Scientists at the CSIR-Indian Institute of Chemical Technology (CSIR-IICT) have come up with innovative technology that uses carbon capture technology to extract clean hydrogen.
The new technology produces the purest form of H2 using non-fuel grade bio-ethanol.
The fluidized bed reactor facility in Hyderabad can perform sorption enhanced steam methane reformation that results in the extraction of very clean hydrogen.
This system helps remove CO2 from the site with the help of sorbents. It neutralizes the equilibrium restrictions of steam reforming and produces clean hydrogen at the end.
Aspen plus models have been utilized to conduct a thermodynamic investigation on how non-fuel grade bioethanol can be used to produce high purity hydrogen.
Here the vapor is trapped and converted into a condensed form called sorbent.
The team called both methods to be sorption enhanced chemical looping reforming (CLC-SECLR), and sorption enhanced steam reforming (CLC-SESR), both of which rely completely on the sorption process.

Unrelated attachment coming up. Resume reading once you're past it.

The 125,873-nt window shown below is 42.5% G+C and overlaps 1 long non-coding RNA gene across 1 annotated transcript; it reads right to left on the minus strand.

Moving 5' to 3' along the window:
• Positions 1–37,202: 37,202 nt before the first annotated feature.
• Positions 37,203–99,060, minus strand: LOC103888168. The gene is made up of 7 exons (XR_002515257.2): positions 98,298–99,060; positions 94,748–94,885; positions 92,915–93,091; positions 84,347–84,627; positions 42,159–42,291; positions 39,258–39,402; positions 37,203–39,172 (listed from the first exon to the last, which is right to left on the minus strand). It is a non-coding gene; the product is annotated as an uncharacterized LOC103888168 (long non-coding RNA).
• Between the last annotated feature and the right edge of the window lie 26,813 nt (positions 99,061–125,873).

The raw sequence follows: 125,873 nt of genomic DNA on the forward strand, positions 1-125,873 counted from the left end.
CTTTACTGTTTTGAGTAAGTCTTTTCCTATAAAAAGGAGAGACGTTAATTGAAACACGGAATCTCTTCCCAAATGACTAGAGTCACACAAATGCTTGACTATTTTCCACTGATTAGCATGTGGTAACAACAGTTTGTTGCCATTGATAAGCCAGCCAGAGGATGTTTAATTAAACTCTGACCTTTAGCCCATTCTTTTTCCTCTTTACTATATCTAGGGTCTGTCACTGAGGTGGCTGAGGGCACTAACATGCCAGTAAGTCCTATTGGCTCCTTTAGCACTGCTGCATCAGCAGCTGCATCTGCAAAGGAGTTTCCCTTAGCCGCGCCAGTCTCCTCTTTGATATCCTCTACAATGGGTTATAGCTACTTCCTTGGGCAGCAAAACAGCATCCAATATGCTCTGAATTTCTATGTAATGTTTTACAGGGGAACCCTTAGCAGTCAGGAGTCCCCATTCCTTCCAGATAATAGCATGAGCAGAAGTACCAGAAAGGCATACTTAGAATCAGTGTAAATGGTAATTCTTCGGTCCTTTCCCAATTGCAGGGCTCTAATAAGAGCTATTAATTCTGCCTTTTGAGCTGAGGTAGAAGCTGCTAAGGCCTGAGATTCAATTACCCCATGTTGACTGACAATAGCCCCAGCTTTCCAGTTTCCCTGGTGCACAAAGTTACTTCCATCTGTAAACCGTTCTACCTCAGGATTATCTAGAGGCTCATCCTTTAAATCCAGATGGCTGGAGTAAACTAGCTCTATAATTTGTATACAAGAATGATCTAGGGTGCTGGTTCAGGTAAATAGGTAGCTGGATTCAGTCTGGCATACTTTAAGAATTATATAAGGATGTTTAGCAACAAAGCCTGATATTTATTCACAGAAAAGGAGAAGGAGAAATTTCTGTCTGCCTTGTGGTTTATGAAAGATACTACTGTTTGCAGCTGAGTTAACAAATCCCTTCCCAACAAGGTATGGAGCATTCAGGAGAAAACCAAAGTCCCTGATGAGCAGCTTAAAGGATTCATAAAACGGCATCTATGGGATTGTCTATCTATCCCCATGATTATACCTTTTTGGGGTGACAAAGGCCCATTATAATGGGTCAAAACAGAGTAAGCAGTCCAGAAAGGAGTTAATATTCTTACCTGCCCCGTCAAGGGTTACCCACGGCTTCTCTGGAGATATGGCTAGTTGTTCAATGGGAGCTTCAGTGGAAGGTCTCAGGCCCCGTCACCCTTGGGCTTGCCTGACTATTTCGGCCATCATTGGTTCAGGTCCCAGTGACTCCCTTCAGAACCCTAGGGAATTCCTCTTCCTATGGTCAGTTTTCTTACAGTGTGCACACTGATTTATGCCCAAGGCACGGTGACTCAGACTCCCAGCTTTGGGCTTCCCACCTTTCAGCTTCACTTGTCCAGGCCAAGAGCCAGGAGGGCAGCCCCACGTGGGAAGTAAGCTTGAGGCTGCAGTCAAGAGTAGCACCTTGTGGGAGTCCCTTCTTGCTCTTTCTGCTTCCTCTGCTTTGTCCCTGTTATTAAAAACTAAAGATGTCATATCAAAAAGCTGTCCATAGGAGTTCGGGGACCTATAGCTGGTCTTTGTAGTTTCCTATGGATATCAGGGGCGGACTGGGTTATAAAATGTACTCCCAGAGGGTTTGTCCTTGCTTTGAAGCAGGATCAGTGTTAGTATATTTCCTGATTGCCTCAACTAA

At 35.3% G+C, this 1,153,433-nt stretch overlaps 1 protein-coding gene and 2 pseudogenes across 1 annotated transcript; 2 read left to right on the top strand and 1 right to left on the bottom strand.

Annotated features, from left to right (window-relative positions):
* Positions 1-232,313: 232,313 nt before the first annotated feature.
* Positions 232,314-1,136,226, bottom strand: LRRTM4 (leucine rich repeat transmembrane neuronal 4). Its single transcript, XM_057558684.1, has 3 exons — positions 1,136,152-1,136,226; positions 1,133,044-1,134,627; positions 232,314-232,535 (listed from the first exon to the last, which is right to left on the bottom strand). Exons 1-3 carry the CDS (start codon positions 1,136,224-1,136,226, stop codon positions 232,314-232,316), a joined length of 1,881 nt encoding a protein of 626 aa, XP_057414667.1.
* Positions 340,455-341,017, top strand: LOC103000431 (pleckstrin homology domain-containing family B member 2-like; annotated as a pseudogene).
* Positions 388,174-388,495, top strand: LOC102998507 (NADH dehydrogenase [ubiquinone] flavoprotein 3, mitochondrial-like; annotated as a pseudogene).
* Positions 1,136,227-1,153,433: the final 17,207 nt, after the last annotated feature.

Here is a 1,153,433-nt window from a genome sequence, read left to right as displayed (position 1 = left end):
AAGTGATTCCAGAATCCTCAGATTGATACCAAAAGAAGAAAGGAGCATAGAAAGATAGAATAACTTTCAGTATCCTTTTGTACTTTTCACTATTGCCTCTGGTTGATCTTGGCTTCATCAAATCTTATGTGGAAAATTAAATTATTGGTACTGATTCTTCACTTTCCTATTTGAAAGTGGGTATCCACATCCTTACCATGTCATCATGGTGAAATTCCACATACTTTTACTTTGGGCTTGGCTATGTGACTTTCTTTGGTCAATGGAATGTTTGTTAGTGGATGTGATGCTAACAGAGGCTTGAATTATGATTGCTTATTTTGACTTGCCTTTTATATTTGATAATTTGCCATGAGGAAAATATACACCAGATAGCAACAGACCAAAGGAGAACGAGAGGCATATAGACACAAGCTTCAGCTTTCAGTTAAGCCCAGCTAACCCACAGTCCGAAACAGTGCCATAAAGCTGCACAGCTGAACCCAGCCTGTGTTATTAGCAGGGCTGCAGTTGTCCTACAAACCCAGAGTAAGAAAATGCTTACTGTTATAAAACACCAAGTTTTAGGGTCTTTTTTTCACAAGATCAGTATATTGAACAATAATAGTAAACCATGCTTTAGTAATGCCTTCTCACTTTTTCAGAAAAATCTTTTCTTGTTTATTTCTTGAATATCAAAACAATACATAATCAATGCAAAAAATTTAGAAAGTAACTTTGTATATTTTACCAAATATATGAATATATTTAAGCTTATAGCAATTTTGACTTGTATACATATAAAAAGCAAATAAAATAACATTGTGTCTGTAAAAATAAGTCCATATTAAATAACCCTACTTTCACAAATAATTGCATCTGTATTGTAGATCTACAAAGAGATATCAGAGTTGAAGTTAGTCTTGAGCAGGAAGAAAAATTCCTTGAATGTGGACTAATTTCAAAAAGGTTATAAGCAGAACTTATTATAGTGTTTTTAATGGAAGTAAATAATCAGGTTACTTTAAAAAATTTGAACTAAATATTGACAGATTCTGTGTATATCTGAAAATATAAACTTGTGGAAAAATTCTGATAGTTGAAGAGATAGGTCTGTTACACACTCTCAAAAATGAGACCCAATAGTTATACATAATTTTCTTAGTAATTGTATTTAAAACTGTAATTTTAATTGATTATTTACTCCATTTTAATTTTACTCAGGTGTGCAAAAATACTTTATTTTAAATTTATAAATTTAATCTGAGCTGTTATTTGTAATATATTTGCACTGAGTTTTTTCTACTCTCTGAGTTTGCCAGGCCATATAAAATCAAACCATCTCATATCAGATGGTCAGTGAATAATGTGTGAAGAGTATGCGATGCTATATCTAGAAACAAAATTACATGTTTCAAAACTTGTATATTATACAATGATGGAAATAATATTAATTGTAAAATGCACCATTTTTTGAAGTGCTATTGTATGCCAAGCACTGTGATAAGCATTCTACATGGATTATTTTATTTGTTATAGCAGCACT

The power and heat demand in both of these systems can be compensated with steam generation and power generation mechanisms. As a result, both of these are sustainable in terms of energy.
Efficiency of the newly developed system:
The system had an efficiency of:
- Carbon capture – 99.13% and 99.58%
- Hydrogen purity – 99.15% and 99.71%.
- Energy efficiency – 39.47% and 37.30%
Many researchers around the globe are working hard on finding new ways to capture and utilize CO2.
For instance, earlier this year, the Indian Institute of Science Education and Research in Kolkata discovered that many types of nanoparticles can trap carbon dioxide in their mesoporous voids.
As a result, they came up with a plan to synthesize solid absorbents that can efficiently capture carbon from within mixtures of other gasses.